NASA has discovered 26 black holes in the Andromeda Galaxy, the nearest galaxy to our own Milky Way.
The discovery, which is the largest to date, was made using 150 observations over a 13-year period from the Chandra X-ray observatory, with additional support from the European Space Agency’s XMM-Newton X-ray observatory.
The black holes, which are technically “candidates” until further confirmation, belong to the stellar mass category, which means they formed from the deaths of huge stars up to 10 times the size of the Sun. They were detected because they are sucking in material from nearby stars.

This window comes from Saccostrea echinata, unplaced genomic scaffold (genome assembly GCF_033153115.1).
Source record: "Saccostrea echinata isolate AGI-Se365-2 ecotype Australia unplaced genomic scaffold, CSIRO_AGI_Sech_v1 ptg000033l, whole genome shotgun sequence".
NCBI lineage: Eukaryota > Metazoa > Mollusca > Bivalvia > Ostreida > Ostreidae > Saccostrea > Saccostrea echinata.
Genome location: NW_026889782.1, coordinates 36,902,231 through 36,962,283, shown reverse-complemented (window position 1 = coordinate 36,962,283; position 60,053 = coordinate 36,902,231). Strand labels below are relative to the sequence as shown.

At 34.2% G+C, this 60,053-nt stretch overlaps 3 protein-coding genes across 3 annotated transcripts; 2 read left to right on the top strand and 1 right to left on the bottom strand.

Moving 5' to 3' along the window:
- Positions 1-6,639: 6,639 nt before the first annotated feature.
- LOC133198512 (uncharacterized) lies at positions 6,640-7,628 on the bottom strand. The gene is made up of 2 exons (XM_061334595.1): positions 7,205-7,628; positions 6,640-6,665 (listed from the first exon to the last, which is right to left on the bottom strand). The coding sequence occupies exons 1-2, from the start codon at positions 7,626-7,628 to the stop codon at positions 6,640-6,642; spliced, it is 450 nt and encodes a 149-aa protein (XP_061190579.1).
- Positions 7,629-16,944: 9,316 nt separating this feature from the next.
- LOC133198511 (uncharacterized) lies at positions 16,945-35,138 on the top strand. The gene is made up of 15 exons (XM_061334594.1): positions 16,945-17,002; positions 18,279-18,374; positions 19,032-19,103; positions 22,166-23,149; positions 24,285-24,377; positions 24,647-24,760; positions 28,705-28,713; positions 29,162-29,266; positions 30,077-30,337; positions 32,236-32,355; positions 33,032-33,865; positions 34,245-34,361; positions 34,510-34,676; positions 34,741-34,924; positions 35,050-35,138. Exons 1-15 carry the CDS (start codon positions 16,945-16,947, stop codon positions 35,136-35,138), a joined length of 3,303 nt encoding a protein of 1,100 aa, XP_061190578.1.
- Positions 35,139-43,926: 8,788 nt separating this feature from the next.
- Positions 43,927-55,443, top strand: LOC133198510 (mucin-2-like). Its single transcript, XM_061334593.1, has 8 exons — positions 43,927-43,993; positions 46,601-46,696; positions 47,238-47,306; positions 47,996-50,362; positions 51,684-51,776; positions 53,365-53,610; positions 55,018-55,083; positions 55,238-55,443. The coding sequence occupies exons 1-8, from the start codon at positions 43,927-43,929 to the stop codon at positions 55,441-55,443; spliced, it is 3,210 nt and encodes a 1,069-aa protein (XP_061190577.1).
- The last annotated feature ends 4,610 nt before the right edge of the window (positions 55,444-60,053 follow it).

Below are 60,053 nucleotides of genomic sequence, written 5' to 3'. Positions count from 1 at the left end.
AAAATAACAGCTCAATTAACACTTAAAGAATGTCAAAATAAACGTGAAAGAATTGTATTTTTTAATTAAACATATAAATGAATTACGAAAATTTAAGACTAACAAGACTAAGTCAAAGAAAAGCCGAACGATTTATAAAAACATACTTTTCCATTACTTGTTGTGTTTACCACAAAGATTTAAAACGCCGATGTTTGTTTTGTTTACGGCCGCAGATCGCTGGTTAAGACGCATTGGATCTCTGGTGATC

“While we are excited to find so many black holes in Andromeda, we think it’s just the tip of the iceberg,” said Robin Barnard of Harvard-Smithsonian Center for Astrophysics in Cambridge, Massachusetts and lead author of the report. “Most black holes won’t have close companions and will be invisible to us.”
The Andromeda Galaxy is widely believed to be a sister galaxy to the Milky way. NASA said it expects the two galaxies to collide several billion years in the future.
The findings will be published in the 20 June issue of The Astrophysical Journal.